On my first day I enjoyed some peruvian street vendor donuts and had my first Pisco sour! The drinks in Peru were something else, I just loved all the juices, smoothies, blended ice drinks and cocktails.

We had fresh seafood at the wharf in Chorillos, including my first ever serve of ceviche! I also got to experience Causas, small appertisers that feature a mix of mash potato with other ingredients. Yummy!

We got to sample many local delicacies on our ‘bikes and bites’ tour, including pineapple cake and gelato. There were many great ice cream and gelato shops all over Lima, especially around Miraflores. Another dish I tried in Lima was fried yams, a yummy alternative to chips or fries!

One of the foodie highlights we had while in Lima was a 17 course degustation lunch at Central Restaurante.  Constantly featured in lists of the top ten restaurants of the world, we were excited to have their ‘Mater Elevations’ meal, featuring dishes that were all harvested from Peru. Each dish comes from a different elevation, from below sea level to high in the Andés. And with names like ‘The Land of Corn’, each dish surely was a culinary adventure!




We chose the 7 course juice pairing option with our meal, and one member of our group chose the 12 course alcoholic pairing! Cue being drunk at lunch time on a Friday… It is definitely a once in a lifetime experience, I got to try shark, piranha, sea urchin, rock mulluscs, prickly pear, as well as six different types of potatoes, crab foam, alpaca, yukka stems, snails and clam!





Most travellers arrive in Peru through Lima before moving up and down the coast or inland to see the amazing sights, like Machu Picchu and the Nazca Lines. Lima is the perfect place to base yourself and see more of Peru. It’s also a great place to take a day trip to other, less famous places in Peru.  I was able to do a 20 hour round trip (yes it was that long!) to two great places, with Peru Hop.



The first stop on my epic day trip was the coastal town of Paracas. We were meant to be boarding a boat trip to go see the sea lions and other wildlife at the Ballestas Isalnds, considered Peru’s version of the Galapagos. Unfortunately the sea was considered too choppy and unsafe and the coastguard had shut it down. Nevertheless, Peru Hop changed their itinerary and we were able to visit the Paracas National Reserve.

Thanks Peru Hop for doing all the epic driving!

Paraccas National Reserve is known for its dramatic cliffs and colourful beaches. We spent a windy time on the headland, marvelling at the rugged desert and endless beaches, dotted with fishing villages. Some beaches had dark red and yellow sand. Others were being circled by eagles and vultures.

One of the beautiful red sand beaches

The entire west coast of Peru sits on an arid dry region


We saw lots of these red headed vultures while on the coast of Peru

Windy times exploring the coast of Paracas

Peruvian Panoramas show off the vastness of the landscape from high on the cliffs



After leaving Paracas we continued driving south, past the town of Ica and into the endless sand dunes. Our destination was Huacachina, a tiny oasis settled around a lagoon in the middle of the dunes. My first thought was – Is this place real? Or a mirage! For a more detailed recount of Huacachina, visit this post.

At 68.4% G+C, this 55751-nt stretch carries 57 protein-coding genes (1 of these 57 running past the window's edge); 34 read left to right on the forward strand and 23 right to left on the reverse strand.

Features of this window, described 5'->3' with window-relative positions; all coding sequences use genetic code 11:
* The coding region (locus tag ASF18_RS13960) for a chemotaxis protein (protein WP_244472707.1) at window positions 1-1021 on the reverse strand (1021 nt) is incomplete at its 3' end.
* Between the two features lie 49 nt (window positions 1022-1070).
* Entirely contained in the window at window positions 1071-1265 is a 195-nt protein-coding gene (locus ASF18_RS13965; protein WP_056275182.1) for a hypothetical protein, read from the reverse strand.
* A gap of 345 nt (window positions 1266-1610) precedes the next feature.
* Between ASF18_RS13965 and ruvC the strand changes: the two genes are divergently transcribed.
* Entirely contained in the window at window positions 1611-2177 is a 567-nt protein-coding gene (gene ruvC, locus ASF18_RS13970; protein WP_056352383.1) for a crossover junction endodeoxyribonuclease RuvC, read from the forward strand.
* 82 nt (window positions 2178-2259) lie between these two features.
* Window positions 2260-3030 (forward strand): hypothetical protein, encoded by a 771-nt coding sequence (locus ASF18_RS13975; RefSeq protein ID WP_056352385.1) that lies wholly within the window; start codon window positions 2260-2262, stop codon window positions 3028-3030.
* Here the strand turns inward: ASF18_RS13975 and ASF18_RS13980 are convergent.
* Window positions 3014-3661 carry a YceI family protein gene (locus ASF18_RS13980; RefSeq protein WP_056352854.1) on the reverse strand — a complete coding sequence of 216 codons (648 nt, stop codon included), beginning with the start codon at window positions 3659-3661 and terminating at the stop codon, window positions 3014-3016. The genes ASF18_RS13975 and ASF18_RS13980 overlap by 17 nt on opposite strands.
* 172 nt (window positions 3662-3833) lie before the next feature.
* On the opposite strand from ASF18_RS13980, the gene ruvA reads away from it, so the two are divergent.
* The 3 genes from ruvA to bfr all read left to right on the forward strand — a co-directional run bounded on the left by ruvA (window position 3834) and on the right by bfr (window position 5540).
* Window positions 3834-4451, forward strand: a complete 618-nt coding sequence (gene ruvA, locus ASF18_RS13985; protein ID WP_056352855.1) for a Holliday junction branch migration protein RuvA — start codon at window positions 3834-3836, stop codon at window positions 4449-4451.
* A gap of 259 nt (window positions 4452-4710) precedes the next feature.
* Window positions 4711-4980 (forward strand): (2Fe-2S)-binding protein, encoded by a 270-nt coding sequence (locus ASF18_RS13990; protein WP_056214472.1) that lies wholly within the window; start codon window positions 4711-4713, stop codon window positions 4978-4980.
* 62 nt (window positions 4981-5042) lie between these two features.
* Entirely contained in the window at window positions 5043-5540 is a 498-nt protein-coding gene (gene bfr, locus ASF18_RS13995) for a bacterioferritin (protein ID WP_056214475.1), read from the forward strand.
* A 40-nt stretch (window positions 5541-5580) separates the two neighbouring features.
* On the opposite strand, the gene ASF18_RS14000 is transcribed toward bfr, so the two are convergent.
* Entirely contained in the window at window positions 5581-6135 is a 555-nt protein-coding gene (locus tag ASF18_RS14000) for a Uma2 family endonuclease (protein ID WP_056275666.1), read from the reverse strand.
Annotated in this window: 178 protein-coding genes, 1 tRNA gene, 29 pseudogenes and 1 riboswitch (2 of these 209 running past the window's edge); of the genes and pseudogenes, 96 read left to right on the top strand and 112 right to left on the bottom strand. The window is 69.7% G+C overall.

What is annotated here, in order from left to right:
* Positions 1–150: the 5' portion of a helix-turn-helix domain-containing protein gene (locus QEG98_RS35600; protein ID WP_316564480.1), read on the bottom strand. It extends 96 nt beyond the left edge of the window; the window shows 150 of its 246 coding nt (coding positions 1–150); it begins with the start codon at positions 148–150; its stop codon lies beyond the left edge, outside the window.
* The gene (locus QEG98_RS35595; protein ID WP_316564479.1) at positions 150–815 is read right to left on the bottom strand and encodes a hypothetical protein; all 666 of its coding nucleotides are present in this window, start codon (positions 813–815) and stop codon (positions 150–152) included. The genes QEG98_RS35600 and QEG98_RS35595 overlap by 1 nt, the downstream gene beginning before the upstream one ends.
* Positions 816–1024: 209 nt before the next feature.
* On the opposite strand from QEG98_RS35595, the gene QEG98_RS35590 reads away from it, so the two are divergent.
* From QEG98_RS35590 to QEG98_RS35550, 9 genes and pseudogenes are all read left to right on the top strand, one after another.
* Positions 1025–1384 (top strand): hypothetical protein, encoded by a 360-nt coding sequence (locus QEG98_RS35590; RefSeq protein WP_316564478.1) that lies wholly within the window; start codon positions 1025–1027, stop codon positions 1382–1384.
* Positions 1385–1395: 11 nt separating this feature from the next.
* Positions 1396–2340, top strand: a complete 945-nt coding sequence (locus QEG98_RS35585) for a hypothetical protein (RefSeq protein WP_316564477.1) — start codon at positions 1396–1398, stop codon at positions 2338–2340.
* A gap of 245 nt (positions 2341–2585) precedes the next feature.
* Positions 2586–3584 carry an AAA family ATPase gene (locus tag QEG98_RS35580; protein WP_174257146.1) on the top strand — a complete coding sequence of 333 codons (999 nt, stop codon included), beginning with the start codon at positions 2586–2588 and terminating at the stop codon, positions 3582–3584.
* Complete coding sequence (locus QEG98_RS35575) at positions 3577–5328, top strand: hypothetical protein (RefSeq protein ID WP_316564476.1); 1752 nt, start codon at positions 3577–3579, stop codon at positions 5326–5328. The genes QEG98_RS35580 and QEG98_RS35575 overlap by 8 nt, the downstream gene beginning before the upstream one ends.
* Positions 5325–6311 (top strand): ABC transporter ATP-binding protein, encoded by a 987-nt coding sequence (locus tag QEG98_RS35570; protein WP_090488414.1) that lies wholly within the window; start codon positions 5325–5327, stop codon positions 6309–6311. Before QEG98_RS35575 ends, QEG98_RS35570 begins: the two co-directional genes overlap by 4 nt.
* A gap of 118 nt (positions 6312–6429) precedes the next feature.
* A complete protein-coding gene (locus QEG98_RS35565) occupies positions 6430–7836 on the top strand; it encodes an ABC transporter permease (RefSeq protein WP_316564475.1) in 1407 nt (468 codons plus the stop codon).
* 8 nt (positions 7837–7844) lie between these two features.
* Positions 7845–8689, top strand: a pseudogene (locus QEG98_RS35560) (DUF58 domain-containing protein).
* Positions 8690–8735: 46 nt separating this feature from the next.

Huacachina is so small it only has about 100 permanent residents. The nearby town of Ica is a few kilometres away, as seen tucked in the corner of this photo.

The dunes extend for miles all around Huacachina… I wonder what they are perfect for?

Sand boarding and dune buggy riding! One of the highlights of visiting Huacachina is going sand dune driving in little open air jeeps. It was akin to riding a rollercoaster, flying up and down the dunes and at times free falling down the other side! We screamed and laughed the whole time.

Then it was time to go sandboarding, and really experience the sand dunes up close. Like really up close. I had sand in my clothes, hair, ears, well… everywhere!

We had a little warm up boarding down a small slope…

Then we moved on to the big slopes! I thought I would be scared, but it was awesome! You definitely want to do it lying down, much less chance of crashing.

Such simple fun that reduced a group of grown adults to child like whooping, racing and rolling around in the sand. Not in that way!

It was so. much. fun. It completely made up for my awful, ‘being sick on the bus’ start of the day, thanks to the aforementioned dodgy hamburger!

We finished our time in Huacachina (before getting the Peru Hop bus back to Lima) chasing the sunset as we cruised in our sand buggies back to Huacachina.



Like all captial cities, its fascinating to wonder around the different shopping districts. Whether it was the downtown markets to see the hundreds of potato types and stationery shops, or the upmarket department stores of Miraflores, I enjoyed spending some of my free time shopping, or at least window shopping!

I had a clothing emergency (ripped jeans, on day 4 of 28) that meant I had to do some late night shopping in Miraflores for some new pants to get me through the next 3 weeks. There was also so quirky clothing and jewellery stores to pop in to.

For all your mall dreams head to Larcomar on the cliffs of Miraflores. This seaside mall has many shopping options, as well as some amazing restaurants and bars. Shopping, eating and drinking? My favourite combo!


So hopefully I have convinced you to put Lima on your list, for at least more than one day! My 5 day stay was the perfect introduction to South America, and allowed me to test out my Spanish, sample the local cuisine and see the sites within a sprawling metropolis. After Lima we flew up and into the Andes, landing in Cusco. I was gratetful to have had time in Lima to get used to Peruvian customs, before having to get used to to the effects of high altitude! But I’ll save that story for another post….


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1 thought on “Why You Should Visit Lima, Peru”

  • Great post! A good friend of mine lives in Lima and keeps telling me to visit him. I might just take him up on the offer when restrictions are dropped. That Huaca Pucllana looks amazing. Also, bull’s testicles and alpaca have been on my culinary to-do list for some time now haha.. How interesting the capital is surrounded by rocks and desert.